Which Medicines Can Worsen Psoriasis?

Some drugs can worsen psoriasis and should be avoided

Dermatology Appointment
Dermatology Appointment. Joe Raedle / Staff / Getty Images

If you have psoriasis, you may need to  know which medicines can worsen psoriasis. But first, just what is psoriasis?

What is Psoriasis?

Psoriasis is a common skin condition that changes the life cycle of skin cells. Psoriasis causes cells to build up rapidly on the surface of the skin. The extra skin cells form thick, silvery scales and itchy, dry, red patches that are sometimes painful.

Psoriasis is a persistent, long-lasting (chronic) disease.

There may be times when your psoriasis symptoms get better alternating with times your psoriasis worsens.

The primary goal of treatment is to stop the skin cells from growing so quickly. While there isn't a cure, psoriasis treatments may offer significant relief. Lifestyle measures, such as using a nonprescription cortisone cream and exposing your skin to small amounts of natural sunlight, also may improve your psoriasis symptoms.

Symptoms of Psoriasis

Psoriasis signs and symptoms can vary from person to person but may include one or more of the following:

  • Red patches of skin covered with silvery scales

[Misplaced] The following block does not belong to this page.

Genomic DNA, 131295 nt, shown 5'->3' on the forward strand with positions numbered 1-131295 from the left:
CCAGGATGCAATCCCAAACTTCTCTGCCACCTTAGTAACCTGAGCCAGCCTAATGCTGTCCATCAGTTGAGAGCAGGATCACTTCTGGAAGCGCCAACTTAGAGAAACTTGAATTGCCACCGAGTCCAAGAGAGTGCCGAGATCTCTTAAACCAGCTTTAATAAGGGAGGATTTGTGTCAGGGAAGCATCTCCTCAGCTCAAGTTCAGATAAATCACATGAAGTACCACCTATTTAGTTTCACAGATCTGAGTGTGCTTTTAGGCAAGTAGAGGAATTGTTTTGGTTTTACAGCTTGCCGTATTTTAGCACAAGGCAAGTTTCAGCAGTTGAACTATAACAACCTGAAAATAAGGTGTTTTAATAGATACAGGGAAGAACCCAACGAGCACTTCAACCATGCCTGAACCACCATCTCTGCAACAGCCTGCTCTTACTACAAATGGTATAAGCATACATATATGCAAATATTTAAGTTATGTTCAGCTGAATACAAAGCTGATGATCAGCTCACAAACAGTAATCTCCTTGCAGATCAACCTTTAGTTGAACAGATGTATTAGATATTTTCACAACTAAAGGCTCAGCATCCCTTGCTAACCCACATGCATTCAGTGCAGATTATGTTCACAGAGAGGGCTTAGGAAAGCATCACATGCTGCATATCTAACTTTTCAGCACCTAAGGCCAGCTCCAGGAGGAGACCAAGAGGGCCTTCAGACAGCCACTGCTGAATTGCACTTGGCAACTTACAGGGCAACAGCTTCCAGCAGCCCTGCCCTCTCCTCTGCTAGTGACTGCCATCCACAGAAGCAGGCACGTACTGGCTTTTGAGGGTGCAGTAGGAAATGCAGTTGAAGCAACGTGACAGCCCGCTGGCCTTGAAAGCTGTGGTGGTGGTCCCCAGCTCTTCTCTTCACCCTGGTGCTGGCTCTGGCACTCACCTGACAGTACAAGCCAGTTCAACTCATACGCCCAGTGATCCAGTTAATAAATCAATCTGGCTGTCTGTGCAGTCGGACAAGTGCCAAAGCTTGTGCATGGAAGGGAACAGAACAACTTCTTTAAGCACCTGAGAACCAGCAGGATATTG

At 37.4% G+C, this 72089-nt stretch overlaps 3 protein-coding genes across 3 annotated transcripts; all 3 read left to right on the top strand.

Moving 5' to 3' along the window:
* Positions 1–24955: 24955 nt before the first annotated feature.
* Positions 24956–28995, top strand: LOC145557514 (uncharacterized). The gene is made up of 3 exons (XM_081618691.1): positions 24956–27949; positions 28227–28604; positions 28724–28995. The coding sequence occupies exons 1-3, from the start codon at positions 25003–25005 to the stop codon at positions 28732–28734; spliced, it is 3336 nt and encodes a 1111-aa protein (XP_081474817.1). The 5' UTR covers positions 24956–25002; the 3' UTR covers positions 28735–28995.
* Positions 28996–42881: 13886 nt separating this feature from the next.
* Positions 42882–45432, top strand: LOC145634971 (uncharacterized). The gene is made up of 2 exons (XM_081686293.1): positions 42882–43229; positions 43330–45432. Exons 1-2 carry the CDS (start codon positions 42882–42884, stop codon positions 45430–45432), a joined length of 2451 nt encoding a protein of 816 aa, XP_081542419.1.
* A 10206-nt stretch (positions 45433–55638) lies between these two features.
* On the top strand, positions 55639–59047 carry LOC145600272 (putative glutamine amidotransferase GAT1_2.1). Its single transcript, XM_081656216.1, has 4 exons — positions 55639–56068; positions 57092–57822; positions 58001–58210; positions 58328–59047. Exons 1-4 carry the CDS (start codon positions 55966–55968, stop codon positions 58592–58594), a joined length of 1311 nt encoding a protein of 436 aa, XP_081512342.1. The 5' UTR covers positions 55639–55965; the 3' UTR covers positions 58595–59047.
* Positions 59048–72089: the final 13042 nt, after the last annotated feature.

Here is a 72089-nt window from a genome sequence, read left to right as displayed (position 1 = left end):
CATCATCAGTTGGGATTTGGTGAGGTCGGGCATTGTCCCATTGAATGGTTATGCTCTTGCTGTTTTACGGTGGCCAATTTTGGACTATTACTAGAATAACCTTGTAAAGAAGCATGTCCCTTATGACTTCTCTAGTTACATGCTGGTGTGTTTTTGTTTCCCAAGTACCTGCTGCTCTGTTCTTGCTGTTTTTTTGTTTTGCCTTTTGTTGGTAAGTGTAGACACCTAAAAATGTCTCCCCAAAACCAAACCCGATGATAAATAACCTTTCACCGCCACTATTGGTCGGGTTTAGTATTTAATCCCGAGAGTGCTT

• Small scaling spots (commonly seen in children)
  • Dry, cracked skin that may bleed
  • Itching, burning or soreness
  • Thickened, pitted or ridged nails
  • Swollen and stiff joints

Psoriasis patches can range from a few spots of dandruff-like scaling to major eruptions that cover large areas.

Most types of psoriasis go through cycles, flaring for a few weeks or months, then subsiding for a time or even going into complete remission.

Drugs That Can Worsen Psoriasis

Several drugs or classes of drugs have been shown to worsen psoriasis. The major players in this phenomenon are:

Beta Blockers, such as propranolol. Used to treat high blood pressure patients and those who've experienced a heart attack, these drugs can worsen psoriasis within several weeks of starting the drug.

, used to treat bipolar disorders, can worsen psoriasis and even trigger psoriasis in people previously undiagnosed, sometimes as long as 15 months after starting the drug.

Antimalarials are drugs such as hydroxychloroquine, and they are typically used for the treatment of lupus or arthritis. Worsening of psoriasis has been reported with their use as early as 5 weeks into treatment.

Interferons, such as those used to treat hepatitis C, can aggravate existing or trigger new cases of psoriasis -- and the condition may not improve after stopping the drug.

Other drugs that may worsen psoriasis include calcium channel blockers and angiotensin converting enzyme (ACE) inhibitors (for high blood pressure), the antifungal terbenefine, the smoking-cessation pill bupropion as well as SSRI-class antidepressants like Prozac.

Reference:

Mayo Clinic. Psoriasis. http://www.mayoclinic.org/diseases-conditions/psoriasis/basics/definition/con-20030838

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